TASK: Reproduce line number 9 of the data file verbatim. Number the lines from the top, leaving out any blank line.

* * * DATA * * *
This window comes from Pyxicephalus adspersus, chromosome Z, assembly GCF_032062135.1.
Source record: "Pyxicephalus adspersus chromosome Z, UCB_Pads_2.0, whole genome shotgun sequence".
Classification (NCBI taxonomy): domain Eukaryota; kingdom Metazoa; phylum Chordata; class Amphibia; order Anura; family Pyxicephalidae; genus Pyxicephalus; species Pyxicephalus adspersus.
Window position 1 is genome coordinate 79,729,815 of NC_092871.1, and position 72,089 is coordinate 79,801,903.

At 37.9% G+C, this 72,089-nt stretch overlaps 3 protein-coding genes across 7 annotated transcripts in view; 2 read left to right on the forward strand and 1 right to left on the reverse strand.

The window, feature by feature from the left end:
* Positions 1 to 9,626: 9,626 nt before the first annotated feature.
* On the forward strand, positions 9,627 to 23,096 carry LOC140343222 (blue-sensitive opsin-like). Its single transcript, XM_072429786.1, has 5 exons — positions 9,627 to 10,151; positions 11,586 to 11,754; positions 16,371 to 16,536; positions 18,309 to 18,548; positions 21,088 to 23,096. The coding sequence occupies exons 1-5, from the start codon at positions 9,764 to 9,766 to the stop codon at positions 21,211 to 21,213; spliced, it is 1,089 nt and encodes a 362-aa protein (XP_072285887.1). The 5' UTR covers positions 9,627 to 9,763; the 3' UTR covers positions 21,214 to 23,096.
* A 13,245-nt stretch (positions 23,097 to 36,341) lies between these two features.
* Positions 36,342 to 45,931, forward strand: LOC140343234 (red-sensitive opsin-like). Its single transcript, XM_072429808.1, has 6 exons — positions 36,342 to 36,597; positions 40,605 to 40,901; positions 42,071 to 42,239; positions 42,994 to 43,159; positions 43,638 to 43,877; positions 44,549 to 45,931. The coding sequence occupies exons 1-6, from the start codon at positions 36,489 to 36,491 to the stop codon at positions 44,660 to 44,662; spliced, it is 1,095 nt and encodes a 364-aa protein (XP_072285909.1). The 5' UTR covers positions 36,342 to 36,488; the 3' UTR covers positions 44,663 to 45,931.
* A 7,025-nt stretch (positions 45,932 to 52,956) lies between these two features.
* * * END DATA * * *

* A 13,245-nt stretch (positions 23,097 to 36,341) lies between these two features.